The replication of the murine coronavirus MHV (mouse hepatitis virus) and the molecular and genetic basis of its interactions with the host are being studied. Coronaviruses are important human pathogens causing a broad range of diseases depending on the particular virus and host system examined. Human diseases associated with coronaviruses include SARS (severe acute respiratory syndrome), MERS (Middle East Respiratory Syndrome), less severe lower and upper respiratory disease, and gastroenteritis. MHV produces a broad spectrum of disease in the mouse, and provides excellent small animal models for hepatitis, for SARS, and for multiple sclerosis. We have two projects in the laboratory.
The first project is focused on identifying evolutionarily conserved RNA secondary structures in the coronavirus RNA genome and functionally examining their role in viral replication through reverse genetic and biochemical approaches. We have previously done this for a number of RNA secondary structures contained within the 5′ and 3′ regions of the genome and shown that they function as cis-acting elements in replication. Studies in my laboratory have identified a structurally dynamic region of the 5’UTR that interacts with the 3’UTR to facilitate transcription.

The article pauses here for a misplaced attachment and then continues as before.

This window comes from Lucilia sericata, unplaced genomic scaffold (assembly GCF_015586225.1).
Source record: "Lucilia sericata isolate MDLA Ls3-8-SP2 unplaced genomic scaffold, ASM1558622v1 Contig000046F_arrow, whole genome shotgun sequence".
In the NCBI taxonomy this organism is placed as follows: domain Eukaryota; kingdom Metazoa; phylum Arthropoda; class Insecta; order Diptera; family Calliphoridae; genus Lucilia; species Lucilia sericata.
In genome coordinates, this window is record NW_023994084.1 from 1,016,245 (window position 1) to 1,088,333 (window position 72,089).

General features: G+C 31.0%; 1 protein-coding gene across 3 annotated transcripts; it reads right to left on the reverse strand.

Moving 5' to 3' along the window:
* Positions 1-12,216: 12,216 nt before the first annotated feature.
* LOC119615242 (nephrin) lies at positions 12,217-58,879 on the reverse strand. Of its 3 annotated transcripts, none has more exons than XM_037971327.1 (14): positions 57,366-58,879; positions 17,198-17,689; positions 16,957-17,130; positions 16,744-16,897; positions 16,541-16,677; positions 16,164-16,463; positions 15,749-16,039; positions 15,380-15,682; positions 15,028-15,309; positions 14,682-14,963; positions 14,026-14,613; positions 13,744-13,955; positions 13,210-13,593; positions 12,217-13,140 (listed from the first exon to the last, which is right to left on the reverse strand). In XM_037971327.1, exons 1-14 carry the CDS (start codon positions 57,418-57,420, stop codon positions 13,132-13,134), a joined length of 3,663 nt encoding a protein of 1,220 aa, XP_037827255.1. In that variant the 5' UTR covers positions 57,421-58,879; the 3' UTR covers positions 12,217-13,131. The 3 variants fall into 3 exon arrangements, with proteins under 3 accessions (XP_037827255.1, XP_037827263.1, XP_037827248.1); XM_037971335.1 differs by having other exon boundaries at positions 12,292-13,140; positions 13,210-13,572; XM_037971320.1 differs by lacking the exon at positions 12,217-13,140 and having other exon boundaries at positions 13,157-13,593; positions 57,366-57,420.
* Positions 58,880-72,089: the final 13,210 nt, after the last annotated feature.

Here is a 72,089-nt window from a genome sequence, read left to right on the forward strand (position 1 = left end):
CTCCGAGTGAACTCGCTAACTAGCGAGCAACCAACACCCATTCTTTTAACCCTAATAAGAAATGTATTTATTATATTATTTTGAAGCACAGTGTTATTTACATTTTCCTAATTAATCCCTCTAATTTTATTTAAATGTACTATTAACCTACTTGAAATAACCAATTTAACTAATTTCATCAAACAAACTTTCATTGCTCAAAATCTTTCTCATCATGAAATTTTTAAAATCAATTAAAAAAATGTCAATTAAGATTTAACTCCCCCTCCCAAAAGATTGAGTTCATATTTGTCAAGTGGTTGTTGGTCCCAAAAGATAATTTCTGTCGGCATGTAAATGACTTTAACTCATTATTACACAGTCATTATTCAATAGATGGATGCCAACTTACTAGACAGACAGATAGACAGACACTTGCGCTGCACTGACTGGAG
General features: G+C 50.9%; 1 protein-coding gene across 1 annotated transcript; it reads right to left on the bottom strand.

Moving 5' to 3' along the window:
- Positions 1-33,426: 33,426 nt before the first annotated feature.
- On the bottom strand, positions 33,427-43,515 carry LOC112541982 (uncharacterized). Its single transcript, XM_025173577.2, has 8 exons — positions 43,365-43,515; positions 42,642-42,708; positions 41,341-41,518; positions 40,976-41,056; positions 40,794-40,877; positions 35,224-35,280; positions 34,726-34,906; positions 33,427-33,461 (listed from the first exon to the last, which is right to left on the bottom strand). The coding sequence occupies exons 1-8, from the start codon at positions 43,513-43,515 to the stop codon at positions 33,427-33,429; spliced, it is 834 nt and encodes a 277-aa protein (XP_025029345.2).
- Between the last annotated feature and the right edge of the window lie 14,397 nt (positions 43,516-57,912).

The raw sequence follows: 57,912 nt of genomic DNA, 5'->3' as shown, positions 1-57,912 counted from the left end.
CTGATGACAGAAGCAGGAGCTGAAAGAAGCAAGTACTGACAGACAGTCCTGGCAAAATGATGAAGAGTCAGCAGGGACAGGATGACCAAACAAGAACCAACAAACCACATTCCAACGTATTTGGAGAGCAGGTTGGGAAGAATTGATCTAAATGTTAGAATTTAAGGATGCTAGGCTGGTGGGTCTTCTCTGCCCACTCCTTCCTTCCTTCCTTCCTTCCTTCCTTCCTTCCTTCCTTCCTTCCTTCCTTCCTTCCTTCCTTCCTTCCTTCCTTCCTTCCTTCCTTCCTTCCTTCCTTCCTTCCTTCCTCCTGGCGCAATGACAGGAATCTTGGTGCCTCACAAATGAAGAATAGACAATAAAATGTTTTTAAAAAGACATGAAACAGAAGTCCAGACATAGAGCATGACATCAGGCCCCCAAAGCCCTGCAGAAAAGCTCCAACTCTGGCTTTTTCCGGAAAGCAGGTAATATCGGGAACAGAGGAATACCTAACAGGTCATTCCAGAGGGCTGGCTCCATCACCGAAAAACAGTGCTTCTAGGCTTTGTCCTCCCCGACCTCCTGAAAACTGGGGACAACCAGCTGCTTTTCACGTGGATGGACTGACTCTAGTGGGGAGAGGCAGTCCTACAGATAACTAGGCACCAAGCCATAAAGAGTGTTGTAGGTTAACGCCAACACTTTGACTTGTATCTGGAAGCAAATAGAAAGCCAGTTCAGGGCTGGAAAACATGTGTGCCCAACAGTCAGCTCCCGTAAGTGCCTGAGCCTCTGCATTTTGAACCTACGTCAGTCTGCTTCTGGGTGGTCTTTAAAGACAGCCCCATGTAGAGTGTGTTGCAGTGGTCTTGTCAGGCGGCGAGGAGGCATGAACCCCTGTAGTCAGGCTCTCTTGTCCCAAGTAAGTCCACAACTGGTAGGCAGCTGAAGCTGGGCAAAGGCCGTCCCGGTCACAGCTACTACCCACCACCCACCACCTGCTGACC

A second project in my laboratory has been to develop a reverse genetic system for MHV-1. In collaboration with investigators in Toronto and Pennsylvania my laboratory has demonstrated that MHV-1 infection of susceptible mice provides a safe and convenient rodent model for severe coronavirus infections such as SARS and MERS. The development of a reverse genetic system will allow us to investigate the contributions of individual viral genes to the pathogenesis of the severe pulmonary disease caused by this virus.